Article Text

Download PDFPDF
Chronic tophaceous gout mimicking widespread metastasis


Gout is a common crystal-induced arthropathy affecting mainly the joints of the appendicular skeleton; however, rarely this condition affects the axial skeleton as well. Spinal gout can cause radiculopathy, cord compression, canal stenosis and discitis. We describe a case of a 71-year-old woman where the initial presentation of destructive arthropathy and spinal masses secondary to axial gout was mistaken for a metastatic malignancy. Despite chronic polyarthropathy and bilateral subcutaneous gouty tophi, spinal gout was not considered a differential diagnosis during initial assessment.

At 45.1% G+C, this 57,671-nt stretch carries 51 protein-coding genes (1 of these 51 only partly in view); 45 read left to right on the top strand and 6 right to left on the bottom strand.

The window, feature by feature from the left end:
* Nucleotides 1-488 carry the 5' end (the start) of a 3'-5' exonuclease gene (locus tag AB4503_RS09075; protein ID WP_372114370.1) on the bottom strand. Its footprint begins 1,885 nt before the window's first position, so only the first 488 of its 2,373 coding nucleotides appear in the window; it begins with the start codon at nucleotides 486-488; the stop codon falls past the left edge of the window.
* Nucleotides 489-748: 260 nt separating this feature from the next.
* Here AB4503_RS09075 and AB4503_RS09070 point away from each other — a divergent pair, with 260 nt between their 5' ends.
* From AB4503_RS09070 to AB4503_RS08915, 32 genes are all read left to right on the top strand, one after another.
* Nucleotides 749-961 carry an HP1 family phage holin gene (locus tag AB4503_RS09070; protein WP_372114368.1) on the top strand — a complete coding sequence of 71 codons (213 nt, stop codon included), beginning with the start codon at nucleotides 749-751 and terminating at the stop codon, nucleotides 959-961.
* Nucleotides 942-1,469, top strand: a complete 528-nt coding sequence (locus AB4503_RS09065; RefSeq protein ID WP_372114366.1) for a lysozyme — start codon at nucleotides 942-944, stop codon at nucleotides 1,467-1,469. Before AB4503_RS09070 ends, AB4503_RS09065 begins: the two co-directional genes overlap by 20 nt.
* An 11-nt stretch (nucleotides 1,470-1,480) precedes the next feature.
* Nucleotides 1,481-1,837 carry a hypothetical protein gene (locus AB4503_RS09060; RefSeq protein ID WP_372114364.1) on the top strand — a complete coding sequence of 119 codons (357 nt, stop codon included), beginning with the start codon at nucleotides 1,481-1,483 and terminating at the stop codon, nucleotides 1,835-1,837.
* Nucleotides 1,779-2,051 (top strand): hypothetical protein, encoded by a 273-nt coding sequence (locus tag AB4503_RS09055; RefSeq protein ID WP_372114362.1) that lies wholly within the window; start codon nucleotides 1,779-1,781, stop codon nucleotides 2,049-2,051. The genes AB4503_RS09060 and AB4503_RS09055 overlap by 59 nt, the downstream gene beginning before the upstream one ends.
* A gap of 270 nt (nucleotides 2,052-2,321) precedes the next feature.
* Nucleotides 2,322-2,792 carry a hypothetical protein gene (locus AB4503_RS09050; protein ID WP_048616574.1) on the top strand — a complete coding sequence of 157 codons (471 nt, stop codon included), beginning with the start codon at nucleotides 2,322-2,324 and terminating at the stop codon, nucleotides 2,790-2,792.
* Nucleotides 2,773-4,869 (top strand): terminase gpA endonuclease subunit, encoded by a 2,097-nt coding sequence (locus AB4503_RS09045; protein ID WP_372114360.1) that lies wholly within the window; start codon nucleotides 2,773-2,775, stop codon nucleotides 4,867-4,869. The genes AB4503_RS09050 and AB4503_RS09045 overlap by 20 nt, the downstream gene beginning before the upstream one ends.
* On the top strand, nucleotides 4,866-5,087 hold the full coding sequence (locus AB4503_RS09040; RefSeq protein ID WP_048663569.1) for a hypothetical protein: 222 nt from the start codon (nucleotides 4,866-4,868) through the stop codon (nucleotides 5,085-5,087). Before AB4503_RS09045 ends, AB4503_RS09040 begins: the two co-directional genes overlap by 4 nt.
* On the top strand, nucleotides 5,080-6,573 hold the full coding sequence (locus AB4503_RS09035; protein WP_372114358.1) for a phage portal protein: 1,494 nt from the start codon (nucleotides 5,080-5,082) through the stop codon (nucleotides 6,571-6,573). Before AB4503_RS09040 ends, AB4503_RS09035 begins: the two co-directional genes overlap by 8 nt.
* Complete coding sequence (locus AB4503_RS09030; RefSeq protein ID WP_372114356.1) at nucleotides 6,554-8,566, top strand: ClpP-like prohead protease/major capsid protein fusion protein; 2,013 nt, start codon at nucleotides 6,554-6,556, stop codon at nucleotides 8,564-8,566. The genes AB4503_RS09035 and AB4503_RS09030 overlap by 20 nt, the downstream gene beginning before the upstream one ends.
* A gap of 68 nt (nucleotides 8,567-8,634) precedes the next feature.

The patient was managed conservatively with pharmacological treatment resulting in improvement of her upper limb radiculopathy and systemic joint pain, although little improvement in mobility. Such extensive involvement is rare and the masses can mimic an underlying metastatic disease. Careful history and clinical examination recognising polyarthropathy and subcutaneous tophi can aid the clinician to make the right diagnosis and institute correct treatment. Delay in recognising gout as a differential diagnosis can lead to marked morbidity as illustrated in our case.

  • musculoskeletal and joint disorders
  • metabolic disorders
  • orthopaedics
  • degenerative joint disease
  • drugs: musculoskeletal and joint diseases

Statistics from

Request Permissions

If you wish to reuse any or all of this article please use the link below which will take you to the Copyright Clearance Center’s RightsLink service. You will be able to get a quick price and instant permission to reuse the content in many different ways.